For a long time I’ve had problems storing my paints in a way that keeps them organized yet accessible. Mostly I just line them up in rows on my table or in the top of my cart, which means they are constantly getting knocked over and out of order. 😦
The other day I was looking for some display racks for the scented oils I make for my non-art shop (Alchemy Works, soon to be turned over to my apprentice, yay!). We’re going to be vending at a big market in a local venue and need display racks. I found some neat display thingies that are usually used to organize lipstick but are perfect for displaying our scented oils.
And that got me thinking that maybe there are organizers for stuff the size of my paint bottles, which are typically 1 oz. And there are! I bought two of these for my paints and if they are good, I will get a couple more. Because I have the full sets of 1/2 oz Hydrus and Radiant liquid watercolors as well as a full set of Bombay inks (not sure if the big ink bottles will fit) AND a bunch of pigment dispersions, with more to come. It would be so nice to be able to find a color without knocking a bunch of stuff over! I hope these things will solve that problem.
I’ve also been using paper towels like it’s going out of style for my oil painting, but for watercolor, I can use big sponges instead and just wash them out at the end of a session. A big relief for me–way less money and more sustainable. I am cooking with gas.
So looking forward to having my art stuff back in my loft again. It will be very crowded until the store is out at the end of December, but I can deal with it for a month. I will post photos when I get things organized.
I’ve been working on this painting for a few days, and although I have learned from it, I am going to quit working on it because I don’t think the issues with it can be remedied.
It’s too busy and the repetition is too uniform, as far as I am concerned. I do like what I did with the use of lines here. But I don’t like much else. It has no center or focus. 😦 Sometimes a painting is not worth a further investment of time, and I think that’s the case with this one. I have to expect that sometimes a painting will just not work. It certainly has happened plenty of times with my oil paintings.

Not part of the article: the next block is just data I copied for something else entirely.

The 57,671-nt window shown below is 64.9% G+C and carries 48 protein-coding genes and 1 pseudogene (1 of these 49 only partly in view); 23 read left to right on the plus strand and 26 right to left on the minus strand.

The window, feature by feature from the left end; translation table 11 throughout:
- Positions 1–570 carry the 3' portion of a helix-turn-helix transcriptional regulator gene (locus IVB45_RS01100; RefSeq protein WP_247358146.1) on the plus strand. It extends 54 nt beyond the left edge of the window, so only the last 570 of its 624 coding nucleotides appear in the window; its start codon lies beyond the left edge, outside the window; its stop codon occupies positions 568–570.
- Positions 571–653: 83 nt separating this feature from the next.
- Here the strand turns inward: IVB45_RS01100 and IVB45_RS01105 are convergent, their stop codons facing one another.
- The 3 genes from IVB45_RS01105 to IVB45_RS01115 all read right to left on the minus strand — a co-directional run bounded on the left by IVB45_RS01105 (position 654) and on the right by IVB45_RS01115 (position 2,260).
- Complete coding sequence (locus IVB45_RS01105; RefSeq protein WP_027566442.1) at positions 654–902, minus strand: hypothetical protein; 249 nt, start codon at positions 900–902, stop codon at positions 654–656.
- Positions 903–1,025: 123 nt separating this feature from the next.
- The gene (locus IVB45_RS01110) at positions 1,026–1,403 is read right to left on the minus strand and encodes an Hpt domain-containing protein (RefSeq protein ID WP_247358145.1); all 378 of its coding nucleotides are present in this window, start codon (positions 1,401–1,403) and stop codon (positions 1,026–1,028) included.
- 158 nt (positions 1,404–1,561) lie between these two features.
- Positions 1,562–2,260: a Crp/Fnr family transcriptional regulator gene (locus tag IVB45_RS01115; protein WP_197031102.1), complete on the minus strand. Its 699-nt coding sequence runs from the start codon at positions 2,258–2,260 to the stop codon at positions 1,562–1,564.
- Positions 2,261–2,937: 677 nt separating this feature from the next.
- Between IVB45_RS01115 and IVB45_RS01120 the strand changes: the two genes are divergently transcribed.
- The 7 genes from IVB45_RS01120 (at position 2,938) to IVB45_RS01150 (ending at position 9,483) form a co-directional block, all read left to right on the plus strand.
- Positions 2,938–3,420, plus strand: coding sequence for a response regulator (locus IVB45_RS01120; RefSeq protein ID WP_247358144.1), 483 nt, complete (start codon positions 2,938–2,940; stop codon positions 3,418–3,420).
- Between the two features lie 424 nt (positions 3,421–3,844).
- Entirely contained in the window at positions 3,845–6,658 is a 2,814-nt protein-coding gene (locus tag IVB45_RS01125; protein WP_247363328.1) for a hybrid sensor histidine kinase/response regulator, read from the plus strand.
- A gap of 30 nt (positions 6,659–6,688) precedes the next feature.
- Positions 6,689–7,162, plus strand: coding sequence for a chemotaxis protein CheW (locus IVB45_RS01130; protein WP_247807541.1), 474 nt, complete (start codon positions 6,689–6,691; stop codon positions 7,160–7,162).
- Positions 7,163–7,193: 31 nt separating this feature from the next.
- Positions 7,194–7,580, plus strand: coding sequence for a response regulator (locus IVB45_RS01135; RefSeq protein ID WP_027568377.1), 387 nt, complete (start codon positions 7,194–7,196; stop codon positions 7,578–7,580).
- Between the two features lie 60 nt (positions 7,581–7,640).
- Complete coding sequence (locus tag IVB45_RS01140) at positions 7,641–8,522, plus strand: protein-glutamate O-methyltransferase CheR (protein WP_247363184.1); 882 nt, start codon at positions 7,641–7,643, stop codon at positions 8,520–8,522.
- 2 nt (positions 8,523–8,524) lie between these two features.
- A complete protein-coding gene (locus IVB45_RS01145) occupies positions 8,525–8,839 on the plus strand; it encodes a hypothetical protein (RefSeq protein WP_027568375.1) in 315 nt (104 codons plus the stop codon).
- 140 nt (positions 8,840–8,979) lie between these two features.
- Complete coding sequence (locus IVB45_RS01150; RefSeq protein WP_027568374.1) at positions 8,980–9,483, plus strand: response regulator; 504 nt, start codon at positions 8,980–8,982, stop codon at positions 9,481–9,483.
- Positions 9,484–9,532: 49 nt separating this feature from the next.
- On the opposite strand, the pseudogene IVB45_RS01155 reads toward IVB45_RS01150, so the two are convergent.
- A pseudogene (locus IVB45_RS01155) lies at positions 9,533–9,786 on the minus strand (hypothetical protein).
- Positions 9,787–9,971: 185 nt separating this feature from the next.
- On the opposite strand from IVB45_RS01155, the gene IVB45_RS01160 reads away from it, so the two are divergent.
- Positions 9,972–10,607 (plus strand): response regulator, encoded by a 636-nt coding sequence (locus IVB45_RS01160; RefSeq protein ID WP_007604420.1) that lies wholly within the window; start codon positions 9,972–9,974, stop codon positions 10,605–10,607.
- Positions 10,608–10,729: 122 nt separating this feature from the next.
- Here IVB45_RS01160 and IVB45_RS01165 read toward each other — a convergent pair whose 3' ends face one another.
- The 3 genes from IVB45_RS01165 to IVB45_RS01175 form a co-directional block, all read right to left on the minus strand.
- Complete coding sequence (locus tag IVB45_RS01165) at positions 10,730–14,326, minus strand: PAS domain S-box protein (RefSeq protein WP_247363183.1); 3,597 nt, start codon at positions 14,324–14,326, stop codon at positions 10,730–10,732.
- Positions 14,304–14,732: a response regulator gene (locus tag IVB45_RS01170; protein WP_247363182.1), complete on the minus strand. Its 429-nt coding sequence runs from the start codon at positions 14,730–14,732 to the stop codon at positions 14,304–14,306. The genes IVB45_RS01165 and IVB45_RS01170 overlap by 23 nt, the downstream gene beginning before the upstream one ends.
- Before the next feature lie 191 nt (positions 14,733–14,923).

I felt like I’d gotten a bit stuck with oils recently and so decided to try watercolors again. I get a little irritated with my tube watercolors because they are so small and so expensive than my oil paint tubes. I know–I shouldn’t compare apples to oranges. I was wishing I had my pigment dispersions back, and it turned out that I had not in fact thrown them out for getting thick and even hard in the bottles. So I went through them all, adding water where necessary, and started painting with them again, just putting some on my palette and adding some gum arabic solution to them as I went.
I forgot how pleasurable painting could be. The brush moves with hardly a touch and I can paint very fine lines if I want to.
The second painting I did (“Heart of a Doll”) sold within 8 days, which was a great boost to me because I was afraid that I was not going to get anymore sales due to focusing on just what I want to paint instead of what I think will sell. I was faltering due to that fear, even though I kept telling myself that I simply have to persevere and that if I keep to my vision (or at least FIND it), the sales will come. The sale of this painting gave me the confidence to go on and try other things in watercolor.